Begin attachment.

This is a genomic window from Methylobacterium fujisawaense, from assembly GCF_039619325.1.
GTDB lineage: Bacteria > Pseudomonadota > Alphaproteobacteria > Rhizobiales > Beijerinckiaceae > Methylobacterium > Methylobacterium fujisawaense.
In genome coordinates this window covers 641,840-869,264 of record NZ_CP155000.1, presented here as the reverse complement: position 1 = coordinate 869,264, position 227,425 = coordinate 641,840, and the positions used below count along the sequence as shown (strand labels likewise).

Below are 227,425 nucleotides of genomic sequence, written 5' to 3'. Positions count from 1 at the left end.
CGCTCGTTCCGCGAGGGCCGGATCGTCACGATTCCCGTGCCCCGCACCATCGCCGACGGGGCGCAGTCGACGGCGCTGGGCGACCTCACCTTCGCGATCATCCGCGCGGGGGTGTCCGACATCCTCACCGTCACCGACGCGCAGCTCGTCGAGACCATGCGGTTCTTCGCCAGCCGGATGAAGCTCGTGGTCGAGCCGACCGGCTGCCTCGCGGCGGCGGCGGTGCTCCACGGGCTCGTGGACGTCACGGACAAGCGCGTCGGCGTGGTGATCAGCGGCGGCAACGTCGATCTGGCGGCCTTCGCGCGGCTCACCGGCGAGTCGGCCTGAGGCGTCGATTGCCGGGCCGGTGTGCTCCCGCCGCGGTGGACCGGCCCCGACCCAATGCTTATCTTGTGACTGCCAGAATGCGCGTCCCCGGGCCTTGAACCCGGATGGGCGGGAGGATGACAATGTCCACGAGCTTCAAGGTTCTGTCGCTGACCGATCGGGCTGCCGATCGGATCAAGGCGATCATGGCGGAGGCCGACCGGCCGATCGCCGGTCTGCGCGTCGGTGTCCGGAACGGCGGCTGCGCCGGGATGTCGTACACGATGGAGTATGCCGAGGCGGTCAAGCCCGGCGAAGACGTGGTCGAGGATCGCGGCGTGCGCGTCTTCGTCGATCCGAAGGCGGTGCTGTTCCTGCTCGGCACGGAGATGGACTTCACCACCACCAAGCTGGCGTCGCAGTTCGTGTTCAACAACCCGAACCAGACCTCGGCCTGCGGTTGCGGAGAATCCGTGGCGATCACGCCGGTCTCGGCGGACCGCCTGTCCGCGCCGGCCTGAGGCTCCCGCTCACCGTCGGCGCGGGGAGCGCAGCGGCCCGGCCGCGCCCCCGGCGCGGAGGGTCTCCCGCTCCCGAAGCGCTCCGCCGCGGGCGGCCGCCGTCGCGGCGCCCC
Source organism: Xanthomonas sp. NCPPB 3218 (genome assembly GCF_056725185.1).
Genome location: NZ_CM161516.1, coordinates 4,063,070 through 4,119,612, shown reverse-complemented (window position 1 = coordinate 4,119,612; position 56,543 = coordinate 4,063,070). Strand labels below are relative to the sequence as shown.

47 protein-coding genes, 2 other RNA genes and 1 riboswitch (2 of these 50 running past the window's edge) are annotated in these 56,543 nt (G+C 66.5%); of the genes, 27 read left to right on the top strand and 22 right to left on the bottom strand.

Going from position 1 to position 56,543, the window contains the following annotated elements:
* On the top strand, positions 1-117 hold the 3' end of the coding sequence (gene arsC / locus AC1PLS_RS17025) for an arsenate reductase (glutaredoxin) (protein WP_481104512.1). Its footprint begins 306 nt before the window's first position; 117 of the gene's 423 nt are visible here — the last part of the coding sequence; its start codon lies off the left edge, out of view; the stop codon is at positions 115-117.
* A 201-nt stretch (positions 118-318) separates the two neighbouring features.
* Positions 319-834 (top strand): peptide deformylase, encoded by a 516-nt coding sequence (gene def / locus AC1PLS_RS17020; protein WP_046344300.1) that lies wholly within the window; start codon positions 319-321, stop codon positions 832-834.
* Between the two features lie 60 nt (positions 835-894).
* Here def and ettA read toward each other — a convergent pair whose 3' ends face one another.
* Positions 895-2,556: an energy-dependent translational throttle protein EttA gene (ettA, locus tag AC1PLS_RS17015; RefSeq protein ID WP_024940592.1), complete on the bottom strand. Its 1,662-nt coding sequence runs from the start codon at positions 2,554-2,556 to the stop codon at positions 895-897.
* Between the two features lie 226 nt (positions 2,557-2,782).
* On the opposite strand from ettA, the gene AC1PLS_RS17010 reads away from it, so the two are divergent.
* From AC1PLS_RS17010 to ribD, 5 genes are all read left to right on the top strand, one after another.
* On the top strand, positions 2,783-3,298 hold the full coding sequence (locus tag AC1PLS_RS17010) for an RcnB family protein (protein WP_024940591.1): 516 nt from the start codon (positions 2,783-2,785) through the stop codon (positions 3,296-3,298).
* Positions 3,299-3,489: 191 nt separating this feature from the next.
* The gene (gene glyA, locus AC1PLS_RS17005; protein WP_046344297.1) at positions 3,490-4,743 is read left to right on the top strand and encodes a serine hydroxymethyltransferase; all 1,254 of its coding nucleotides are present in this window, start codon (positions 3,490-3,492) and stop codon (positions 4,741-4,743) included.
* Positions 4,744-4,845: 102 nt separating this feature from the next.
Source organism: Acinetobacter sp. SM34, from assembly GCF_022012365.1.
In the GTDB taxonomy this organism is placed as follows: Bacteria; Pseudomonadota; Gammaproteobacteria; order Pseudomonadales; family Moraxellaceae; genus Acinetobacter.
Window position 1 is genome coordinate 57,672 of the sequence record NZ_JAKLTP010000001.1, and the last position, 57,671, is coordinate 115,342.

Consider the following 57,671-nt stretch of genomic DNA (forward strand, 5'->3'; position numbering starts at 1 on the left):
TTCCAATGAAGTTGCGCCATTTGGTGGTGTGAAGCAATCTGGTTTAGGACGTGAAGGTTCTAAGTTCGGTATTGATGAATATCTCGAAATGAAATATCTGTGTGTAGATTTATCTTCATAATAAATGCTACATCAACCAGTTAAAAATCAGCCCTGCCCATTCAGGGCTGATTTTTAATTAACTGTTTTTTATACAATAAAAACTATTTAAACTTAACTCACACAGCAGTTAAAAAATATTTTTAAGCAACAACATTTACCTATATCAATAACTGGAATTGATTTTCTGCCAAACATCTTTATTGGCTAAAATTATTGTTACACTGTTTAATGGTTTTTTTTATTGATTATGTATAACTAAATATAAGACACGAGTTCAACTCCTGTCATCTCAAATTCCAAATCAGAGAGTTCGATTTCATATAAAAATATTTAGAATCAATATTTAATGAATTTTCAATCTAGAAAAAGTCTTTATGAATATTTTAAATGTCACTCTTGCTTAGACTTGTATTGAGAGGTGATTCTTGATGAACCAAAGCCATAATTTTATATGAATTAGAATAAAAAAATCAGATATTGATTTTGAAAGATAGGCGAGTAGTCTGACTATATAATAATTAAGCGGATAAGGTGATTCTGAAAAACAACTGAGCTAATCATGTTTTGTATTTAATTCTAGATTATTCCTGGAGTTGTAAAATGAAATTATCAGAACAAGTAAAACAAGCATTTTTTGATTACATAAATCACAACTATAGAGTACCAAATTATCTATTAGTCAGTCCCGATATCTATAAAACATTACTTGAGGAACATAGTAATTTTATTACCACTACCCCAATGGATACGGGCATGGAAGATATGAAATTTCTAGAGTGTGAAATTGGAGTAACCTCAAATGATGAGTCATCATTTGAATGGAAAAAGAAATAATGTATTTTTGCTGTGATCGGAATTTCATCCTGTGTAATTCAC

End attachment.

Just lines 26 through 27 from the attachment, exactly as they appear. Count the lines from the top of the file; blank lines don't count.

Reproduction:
Consider the following 57,671-nt stretch of genomic DNA (forward strand, 5'->3'; position numbering starts at 1 on the left):
TTCCAATGAAGTTGCGCCATTTGGTGGTGTGAAGCAATCTGGTTTAGGACGTGAAGGTTCTAAGTTCGGTATTGATGAATATCTCGAAATGAAATATCTGTGTGTAGATTTATCTTCATAATAAATGCTACATCAACCAGTTAAAAATCAGCCCTGCCCATTCAGGGCTGATTTTTAATTAACTGTTTTTTATACAATAAAAACTATTTAAACTTAACTCACACAGCAGTTAAAAAATATTTTTAAGCAACAACATTTACCTATATCAATAACTGGAATTGATTTTCTGCCAAACATCTTTATTGGCTAAAATTATTGTTACACTGTTTAATGGTTTTTTTTATTGATTATGTATAACTAAATATAAGACACGAGTTCAACTCCTGTCATCTCAAATTCCAAATCAGAGAGTTCGATTTCATATAAAAATATTTAGAATCAATATTTAATGAATTTTCAATCTAGAAAAAGTCTTTATGAATATTTTAAATGTCACTCTTGCTTAGACTTGTATTGAGAGGTGATTCTTGATGAACCAAAGCCATAATTTTATATGAATTAGAATAAAAAAATCAGATATTGATTTTGAAAGATAGGCGAGTAGTCTGACTATATAATAATTAAGCGGATAAGGTGATTCTGAAAAACAACTGAGCTAATCATGTTTTGTATTTAATTCTAGATTATTCCTGGAGTTGTAAAATGAAATTATCAGAACAAGTAAAACAAGCATTTTTTGATTACATAAATCACAACTATAGAGTACCAAATTATCTATTAGTCAGTCCCGATATCTATAAAACATTACTTGAGGAACATAGTAATTTTATTACCACTACCCCAATGGATACGGGCATGGAAGATATGAAATTTCTAGAGTGTGAAATTGGAGTAACCTCAAATGATGAGTCATCATTTGAATGGAAAAAGAAATAATGTATTTTTGCTGTGATCGGAATTTCATCCTGTGTAATTCAC